How To Grow Rhubarb

Updated: Apr. 08, 2024

For jam, pie and other desserts, rhubarb is a favorite early summer treat. And if you've wondered how to grow rhubarb, good news — it's easy!

There was a time when rhubarb could be found growing on the corner of almost every vegetable garden. Even if an old garden plot has been abandoned, you still might find rhubarb growing happily there. If you aren’t already growing it, give rhubarb a try!

What Is Rhubarb?

Rhubarb is a perennial vegetable that will live for years in a garden. It has the botanical name Rheum x hybridum, because most varieties today are hybrids grown for centuries. Native to parts of Europe, it’s generally hardy in U.S. Department of Agriculture Plant Hardiness Zones 3 through 7.

We call it a perennial vegetable because we eat the stalks of the plant and it comes back from the roots every year, just like a perennial flower. But for cooking, it’s most often treated like a fruit. It has a tart or sour taste, so it’s often made with fruits like strawberries, and sugar.

Are Rhubarb Leaves Poisonous?

Yes. They contain high amounts of oxalic acid. But humans can safely eat the stems.

According to the American Society for the Prevention of Cruelty to Animals (ASPCA), rhubarb is toxic to cats, dogs and horses. But because of the sour taste, they probably won’t be interested in eating it.

Rhubarb Varieties

Often you can get starter plants from another gardener who’s ready to dig up and divide their rhubarb. Several named varieties are also available:

  • Victoria features green stems tinged with red, and its sweeter, milder taste is good for cooking. While most people purchase bare root plants in early spring, you can also grow this variety from seeds.
  • Crimson Red, as the name suggests, features redder stems and grows up to three feet tall and wide.
  • Canadian Red also has red stems.

While some online sources may sell out early, you can often find rhubarb plants for sale in person or ready to ship wherever other garden plants are sold, including Walmart, Lowe’s and your favorite local garden center.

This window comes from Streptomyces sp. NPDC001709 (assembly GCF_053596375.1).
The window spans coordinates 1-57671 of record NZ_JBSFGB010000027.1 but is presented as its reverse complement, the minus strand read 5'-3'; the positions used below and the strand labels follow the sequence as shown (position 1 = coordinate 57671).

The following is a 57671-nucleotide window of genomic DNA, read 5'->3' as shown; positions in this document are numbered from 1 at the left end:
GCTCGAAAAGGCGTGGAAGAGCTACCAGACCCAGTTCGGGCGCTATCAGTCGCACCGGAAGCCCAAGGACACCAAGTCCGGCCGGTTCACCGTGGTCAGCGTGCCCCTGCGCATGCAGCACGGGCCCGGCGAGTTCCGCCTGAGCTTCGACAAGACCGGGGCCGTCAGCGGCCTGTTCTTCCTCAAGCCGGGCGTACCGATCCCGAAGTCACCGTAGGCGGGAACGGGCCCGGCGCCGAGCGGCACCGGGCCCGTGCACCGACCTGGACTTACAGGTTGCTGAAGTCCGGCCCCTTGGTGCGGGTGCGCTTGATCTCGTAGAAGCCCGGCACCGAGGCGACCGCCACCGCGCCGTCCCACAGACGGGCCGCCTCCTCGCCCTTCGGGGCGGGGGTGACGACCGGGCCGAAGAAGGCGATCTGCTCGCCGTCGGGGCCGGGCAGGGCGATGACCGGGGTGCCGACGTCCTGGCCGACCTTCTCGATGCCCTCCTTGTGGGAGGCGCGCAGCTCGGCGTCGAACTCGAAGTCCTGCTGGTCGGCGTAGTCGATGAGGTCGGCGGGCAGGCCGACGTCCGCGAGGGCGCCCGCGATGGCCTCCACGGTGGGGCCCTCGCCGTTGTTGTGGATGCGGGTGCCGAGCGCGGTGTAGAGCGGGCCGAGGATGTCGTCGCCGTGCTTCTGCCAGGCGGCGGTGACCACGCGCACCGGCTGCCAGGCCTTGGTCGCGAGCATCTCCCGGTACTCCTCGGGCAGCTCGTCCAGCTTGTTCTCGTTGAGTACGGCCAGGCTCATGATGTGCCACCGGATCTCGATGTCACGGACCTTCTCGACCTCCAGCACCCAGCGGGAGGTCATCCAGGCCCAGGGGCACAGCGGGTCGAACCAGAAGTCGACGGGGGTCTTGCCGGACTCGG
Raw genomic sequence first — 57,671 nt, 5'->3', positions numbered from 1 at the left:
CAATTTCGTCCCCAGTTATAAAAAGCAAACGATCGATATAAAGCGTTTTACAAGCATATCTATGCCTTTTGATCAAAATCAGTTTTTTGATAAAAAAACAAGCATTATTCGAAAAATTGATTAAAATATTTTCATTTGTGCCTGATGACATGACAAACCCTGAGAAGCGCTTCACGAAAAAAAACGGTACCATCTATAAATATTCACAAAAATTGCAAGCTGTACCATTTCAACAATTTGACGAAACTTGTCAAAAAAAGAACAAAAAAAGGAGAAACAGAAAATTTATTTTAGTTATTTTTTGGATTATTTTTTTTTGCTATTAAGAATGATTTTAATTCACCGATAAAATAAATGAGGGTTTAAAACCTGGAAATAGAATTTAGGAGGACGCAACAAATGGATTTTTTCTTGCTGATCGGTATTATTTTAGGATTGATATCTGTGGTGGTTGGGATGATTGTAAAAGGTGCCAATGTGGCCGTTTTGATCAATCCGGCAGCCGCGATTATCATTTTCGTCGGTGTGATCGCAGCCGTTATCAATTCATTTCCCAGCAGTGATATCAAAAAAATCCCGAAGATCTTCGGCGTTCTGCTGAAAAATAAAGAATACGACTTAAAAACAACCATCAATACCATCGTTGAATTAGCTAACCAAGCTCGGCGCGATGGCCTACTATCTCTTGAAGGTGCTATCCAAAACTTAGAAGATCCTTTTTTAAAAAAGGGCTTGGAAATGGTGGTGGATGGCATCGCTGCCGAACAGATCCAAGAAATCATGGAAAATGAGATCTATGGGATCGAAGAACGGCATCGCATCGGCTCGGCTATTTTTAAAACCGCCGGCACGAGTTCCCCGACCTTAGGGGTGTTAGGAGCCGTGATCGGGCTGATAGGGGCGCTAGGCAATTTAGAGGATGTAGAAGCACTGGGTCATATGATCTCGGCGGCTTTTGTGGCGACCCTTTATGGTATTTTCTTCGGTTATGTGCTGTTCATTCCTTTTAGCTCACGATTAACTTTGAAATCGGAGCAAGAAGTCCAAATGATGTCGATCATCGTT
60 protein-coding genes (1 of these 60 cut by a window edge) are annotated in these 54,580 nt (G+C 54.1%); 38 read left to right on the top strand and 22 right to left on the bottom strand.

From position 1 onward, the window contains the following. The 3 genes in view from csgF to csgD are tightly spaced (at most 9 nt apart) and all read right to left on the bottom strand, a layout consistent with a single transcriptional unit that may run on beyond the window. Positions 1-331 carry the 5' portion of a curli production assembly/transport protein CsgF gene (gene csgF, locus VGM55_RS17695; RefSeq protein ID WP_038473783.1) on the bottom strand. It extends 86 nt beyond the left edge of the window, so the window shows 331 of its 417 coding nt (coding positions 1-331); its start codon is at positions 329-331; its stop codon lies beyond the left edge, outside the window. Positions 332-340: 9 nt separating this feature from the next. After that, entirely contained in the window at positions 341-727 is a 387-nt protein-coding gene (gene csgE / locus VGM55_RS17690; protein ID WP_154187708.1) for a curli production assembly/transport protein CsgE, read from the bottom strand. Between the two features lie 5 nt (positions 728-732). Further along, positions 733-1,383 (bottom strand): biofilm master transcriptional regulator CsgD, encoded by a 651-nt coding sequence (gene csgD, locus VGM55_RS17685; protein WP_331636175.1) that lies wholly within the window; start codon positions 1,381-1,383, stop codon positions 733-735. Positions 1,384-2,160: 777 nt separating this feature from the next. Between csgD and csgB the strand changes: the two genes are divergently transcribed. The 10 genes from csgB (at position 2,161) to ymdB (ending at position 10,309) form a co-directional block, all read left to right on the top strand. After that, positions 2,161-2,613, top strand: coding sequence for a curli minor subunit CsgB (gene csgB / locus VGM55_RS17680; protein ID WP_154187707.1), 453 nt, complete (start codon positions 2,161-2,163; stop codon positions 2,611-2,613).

How To Grow and Care for Rhubarb

Rhubarb grows best in full sun and rich, well-drained soil. It often grows quite large, up to three to four feet tall and wide.


Plant in early spring after adding compost or well-rotted manure to the soil. Rhubarb is considered a heavy feeder, so it needs nutrient-rich soil to grow well.

Don’t plan on harvesting any stems the first year. Give your rhubarb at least one season to become established.


Rhubarb needs about an inch of rain a week during the growing season, much like the rest of the vegetable garden. Water it during dry periods, especially the first year.


Plan to add fresh compost or composted manure each spring, or add a packaged fertilizer in early spring following the directions on the label.


To pick rhubarb in the spring, grab a stem at the base and gently twist it off as close to the ground as possible. Cut off the leaves right away. If left on, the leaves can wilt and pull moisture out of the stems. Discard the leaves, which are poisonous.

Store harvested rhubarb in a refrigerator if you’re going to use it within a few days. You can also freeze it for use later.

In warmer climates, rhubarb season extends to mid-June. In colder zones, rhubarb can usually be picked until the end of June.

Removing flower stalks

If your rhubarb plant sends up a flower stalk, cut it off. You want your rhubarb to produce healthy roots and stems, not flowers. If your plant keeps producing stalks (aka bolting), consider giving it extra fertilizer to encourage more leaf growth.


As a perennial, rhubarb will grow back from its roots each year. New growth starts at the outer edge of the crown of the roots.

If you notice your rhubarb plant seems bare in the center or the stems are getting narrower, it’s probably time to dig it up, divide it, and replant it. Do this in early spring before it grows new shoots. Dig up the entire clump, divide it into pieces with a sharp knife, then replant one section. Give the other sections away or plant more rhubarb for yourself.

If possible, replant in another area of the garden where the soil is rich in nutrients. Add new compost as needed.

Controlling pests

Rhubarb is rarely bothered by insects or diseases. Sweet!